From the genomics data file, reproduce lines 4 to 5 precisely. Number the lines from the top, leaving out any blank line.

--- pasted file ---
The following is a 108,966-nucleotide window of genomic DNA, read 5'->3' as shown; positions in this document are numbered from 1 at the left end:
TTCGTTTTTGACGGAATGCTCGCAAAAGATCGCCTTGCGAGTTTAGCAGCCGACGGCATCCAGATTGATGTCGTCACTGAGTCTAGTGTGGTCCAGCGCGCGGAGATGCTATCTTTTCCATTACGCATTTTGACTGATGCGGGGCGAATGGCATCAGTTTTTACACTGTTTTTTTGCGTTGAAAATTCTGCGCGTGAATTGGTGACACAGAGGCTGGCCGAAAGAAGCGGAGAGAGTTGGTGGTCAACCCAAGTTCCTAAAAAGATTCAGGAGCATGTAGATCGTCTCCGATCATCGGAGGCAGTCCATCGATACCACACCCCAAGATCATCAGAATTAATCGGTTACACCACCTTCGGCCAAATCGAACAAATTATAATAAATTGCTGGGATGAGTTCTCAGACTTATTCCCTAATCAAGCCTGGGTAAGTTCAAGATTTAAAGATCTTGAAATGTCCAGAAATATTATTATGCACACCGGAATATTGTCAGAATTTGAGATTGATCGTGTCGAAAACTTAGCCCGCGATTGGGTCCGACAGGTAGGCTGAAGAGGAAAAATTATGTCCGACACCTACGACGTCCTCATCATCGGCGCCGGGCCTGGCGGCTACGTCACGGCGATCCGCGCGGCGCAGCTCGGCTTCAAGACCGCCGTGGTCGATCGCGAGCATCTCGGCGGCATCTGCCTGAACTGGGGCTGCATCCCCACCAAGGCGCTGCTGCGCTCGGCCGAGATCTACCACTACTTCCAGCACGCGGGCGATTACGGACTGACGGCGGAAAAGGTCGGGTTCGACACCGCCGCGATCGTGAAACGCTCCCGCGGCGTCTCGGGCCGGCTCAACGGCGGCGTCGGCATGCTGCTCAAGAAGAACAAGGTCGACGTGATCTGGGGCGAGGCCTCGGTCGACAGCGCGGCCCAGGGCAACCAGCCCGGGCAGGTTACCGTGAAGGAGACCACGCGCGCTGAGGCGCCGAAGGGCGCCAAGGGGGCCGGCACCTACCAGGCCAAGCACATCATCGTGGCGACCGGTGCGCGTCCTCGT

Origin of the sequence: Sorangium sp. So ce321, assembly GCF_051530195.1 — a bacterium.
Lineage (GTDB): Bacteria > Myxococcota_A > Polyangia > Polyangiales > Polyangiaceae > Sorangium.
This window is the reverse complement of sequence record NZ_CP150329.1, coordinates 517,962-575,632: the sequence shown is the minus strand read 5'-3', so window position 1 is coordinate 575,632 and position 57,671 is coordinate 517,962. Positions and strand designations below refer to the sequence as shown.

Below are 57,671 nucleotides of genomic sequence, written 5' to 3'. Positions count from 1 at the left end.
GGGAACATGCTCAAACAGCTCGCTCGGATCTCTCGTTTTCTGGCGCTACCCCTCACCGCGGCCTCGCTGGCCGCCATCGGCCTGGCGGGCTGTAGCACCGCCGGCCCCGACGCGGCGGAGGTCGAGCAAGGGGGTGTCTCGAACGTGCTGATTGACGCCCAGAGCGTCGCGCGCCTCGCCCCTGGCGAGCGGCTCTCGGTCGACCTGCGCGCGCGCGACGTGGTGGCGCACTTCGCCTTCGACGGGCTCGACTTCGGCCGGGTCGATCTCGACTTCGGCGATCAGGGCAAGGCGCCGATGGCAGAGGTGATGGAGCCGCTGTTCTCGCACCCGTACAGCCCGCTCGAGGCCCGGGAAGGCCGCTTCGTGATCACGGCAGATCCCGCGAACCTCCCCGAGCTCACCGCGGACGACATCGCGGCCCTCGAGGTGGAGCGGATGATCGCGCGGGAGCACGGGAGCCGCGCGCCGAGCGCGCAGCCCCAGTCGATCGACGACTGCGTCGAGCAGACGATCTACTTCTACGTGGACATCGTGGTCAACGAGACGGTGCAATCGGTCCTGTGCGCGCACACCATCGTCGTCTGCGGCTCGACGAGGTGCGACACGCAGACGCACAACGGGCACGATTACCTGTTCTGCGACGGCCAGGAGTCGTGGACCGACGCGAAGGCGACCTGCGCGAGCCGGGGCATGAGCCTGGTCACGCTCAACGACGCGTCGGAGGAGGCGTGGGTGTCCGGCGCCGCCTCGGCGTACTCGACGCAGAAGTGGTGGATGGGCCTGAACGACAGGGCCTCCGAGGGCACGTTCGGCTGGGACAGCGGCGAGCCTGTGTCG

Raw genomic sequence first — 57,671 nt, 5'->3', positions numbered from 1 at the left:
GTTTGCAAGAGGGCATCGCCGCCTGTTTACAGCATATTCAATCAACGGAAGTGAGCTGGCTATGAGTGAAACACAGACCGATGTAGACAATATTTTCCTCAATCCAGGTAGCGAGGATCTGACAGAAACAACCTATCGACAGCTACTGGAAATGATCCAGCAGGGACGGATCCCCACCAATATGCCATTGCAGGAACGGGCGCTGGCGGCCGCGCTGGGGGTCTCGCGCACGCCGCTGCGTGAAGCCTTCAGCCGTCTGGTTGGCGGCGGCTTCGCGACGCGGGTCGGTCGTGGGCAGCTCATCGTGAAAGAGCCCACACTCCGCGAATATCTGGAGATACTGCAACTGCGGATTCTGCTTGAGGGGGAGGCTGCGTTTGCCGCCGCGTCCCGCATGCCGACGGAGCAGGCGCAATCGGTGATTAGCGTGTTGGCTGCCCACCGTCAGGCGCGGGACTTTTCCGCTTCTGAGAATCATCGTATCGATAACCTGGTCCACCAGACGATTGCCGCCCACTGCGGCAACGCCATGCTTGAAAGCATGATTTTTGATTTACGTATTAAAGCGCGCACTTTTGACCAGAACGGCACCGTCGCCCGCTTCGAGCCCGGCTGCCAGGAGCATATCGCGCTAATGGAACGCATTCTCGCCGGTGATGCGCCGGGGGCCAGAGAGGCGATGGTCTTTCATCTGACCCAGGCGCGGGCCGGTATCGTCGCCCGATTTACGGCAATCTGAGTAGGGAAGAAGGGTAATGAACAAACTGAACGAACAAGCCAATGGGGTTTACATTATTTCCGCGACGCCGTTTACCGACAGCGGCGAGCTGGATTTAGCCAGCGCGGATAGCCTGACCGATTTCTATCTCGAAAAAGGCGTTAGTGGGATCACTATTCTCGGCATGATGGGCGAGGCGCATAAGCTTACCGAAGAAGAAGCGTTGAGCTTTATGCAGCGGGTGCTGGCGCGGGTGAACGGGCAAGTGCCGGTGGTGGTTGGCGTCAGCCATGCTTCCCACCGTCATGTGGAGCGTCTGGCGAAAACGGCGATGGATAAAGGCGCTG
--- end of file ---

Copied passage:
Lineage (GTDB): Bacteria > Myxococcota_A > Polyangia > Polyangiales > Polyangiaceae > Sorangium.
This window is the reverse complement of sequence record NZ_CP150329.1, coordinates 517,962-575,632: the sequence shown is the minus strand read 5'-3', so window position 1 is coordinate 575,632 and position 57,671 is coordinate 517,962. Positions and strand designations below refer to the sequence as shown.